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Rayanne A Luke, Richard J Braun, Tobin Driscoll, Deborah Awisi-Gyau, Carolyn G Begley; Parameter Estimation for Mixed-Mechanism Tear Film Thinning. Invest. Ophthalmol. Vis. Sci. 2020;61(7):350.
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© ARVO (1962-2015); The Authors (2016-present)
Etiologies of tear film breakup (TBU) include evaporation-driven, divergent flow-driven, and a combination of these two. A mathematical model incorporating evaporation and lipid-driven tangential flow is fit to fluorescent (FL) imaging data (Zhong et al., BMB 2019, 81:39-80). The lipid-driven motion is hypothesized to be caused by localized excess lipid, or “globs.” TBU quantities such as evaporation rates and tangential flow rates cannot be directly measured during breakup. We determine such variables by fitting mathematical models for TBU and the computed FL intensity to experimental intensity data gathered in vivo.
We select intermediate cases of TBU, where breakup occurs between 1 and 8 seconds, to be fit with our model for circular (spot) or linear (streak) breakup. Parameter estimation is conducted via least squares minimization of the difference between experimental data and computed answers using the Levenberg-Marquardt method. Theoretical intensity dependent on TF thickness and FL concentration was based on Nichols et al. (2012, IOVS, 53:5426). We fit FL intensity data recorded from 25 normal subjects with 20 trials taken over two visits. The initial film thickness and FL concentration were estimated by separate procedures (Wu et al., IOVS 2015, 56:4211). Subject data extracted along a line at each time level was used to optimize three parameters: thinning rate, v, glob width, xI, and change in surface tension, (Δσ)0. All computations are via custom Matlab programs.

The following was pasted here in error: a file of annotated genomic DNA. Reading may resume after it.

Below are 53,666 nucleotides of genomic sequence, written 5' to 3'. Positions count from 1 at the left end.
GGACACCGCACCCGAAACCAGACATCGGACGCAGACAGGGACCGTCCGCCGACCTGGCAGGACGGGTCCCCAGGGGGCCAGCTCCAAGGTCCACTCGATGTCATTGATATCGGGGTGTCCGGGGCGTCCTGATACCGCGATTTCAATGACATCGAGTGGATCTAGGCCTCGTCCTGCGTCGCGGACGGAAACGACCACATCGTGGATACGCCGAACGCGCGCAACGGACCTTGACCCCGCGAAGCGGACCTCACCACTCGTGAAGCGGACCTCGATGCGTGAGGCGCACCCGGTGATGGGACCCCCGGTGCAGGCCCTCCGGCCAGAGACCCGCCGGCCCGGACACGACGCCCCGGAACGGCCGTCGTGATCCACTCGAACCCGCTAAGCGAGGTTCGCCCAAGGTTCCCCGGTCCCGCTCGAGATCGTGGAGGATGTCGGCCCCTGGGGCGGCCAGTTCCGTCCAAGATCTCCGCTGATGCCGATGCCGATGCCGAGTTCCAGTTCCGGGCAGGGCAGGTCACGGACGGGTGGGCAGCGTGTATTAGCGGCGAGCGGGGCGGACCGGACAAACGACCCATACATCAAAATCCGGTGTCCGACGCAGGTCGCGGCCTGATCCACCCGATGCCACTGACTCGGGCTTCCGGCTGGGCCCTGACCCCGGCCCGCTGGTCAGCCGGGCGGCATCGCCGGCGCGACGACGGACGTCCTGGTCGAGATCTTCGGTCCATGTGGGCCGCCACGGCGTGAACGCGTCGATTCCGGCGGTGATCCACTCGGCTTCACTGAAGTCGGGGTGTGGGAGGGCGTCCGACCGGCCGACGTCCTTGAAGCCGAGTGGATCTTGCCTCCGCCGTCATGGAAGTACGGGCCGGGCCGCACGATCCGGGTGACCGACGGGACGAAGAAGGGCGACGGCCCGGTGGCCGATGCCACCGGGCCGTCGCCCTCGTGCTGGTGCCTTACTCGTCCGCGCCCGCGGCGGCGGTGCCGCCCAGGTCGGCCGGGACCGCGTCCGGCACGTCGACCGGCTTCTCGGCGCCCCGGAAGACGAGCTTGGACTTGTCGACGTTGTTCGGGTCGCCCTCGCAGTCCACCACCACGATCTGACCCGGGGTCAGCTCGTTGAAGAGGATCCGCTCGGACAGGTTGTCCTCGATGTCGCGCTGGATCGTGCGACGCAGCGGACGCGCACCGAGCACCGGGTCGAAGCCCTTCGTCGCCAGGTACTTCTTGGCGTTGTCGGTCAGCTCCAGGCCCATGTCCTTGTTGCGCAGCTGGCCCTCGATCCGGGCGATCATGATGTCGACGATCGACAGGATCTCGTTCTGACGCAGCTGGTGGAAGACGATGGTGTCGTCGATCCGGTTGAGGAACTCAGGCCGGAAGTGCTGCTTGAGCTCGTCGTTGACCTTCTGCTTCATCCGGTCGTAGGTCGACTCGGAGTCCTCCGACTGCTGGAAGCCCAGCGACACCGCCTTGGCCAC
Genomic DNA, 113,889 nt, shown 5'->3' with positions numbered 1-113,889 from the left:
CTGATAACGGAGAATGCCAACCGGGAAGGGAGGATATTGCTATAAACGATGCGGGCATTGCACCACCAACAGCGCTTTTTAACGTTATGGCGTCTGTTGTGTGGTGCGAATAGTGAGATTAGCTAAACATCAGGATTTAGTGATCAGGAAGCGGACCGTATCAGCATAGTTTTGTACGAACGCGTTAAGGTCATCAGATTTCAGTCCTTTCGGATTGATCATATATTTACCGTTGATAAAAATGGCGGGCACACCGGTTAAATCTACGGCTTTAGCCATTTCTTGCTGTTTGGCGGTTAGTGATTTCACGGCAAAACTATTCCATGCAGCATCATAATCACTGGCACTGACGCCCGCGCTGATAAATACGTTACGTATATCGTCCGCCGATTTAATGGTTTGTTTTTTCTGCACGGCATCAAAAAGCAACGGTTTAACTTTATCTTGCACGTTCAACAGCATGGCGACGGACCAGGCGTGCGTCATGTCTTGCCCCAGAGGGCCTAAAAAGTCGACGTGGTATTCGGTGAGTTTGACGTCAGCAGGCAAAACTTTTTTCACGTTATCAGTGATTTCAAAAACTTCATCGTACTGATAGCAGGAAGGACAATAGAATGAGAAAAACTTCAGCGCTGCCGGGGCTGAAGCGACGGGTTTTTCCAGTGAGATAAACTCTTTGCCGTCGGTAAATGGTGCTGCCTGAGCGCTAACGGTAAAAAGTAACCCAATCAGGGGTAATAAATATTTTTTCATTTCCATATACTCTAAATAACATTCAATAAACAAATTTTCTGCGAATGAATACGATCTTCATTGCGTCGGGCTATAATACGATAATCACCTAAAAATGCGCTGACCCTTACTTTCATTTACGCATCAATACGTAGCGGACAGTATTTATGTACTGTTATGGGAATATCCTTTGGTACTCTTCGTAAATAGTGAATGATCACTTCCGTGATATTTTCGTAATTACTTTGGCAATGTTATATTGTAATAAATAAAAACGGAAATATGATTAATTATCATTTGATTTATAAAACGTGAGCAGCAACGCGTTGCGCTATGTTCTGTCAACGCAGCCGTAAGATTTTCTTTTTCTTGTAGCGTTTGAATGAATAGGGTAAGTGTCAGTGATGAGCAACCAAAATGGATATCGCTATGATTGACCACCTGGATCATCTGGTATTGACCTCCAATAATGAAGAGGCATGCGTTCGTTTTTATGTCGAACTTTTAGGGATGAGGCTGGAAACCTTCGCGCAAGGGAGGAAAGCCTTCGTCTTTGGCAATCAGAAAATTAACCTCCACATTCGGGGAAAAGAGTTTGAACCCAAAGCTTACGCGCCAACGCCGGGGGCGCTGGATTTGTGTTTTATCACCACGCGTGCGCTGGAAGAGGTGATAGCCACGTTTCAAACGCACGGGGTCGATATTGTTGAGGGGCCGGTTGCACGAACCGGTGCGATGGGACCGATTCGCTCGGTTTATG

We determine best-fit parameters for mixed-mechanism TBU with several choices for the evaporation profile: zero, uniform, and high under the lipid glob, zero outside. The fits are significantly better for the cases with nonzero evaporation; we interpret this as strong evidence the TF thinning is partly driven by evaporation. An example fit is shown.
Best-fit determination of TBU parameters supports the notion that evaporation and divergent tangential flow can cooperate to drive breakup. The resulting TBU is typically faster than purely evaporative cases. Many instances of TBU may have similar causes, which suggests that interpretation of experimental results may benefit from considering multiple mechanisms.
This is a 2020 ARVO Annual Meeting abstract.
Streak TBU intensity as a function of radius x is fit with a linear model for FL intensity. Optimal parameter values are v = 34.3 μm/min, XI = 0.133 mm, and (Δσ)0 = 2.58 mN/m.
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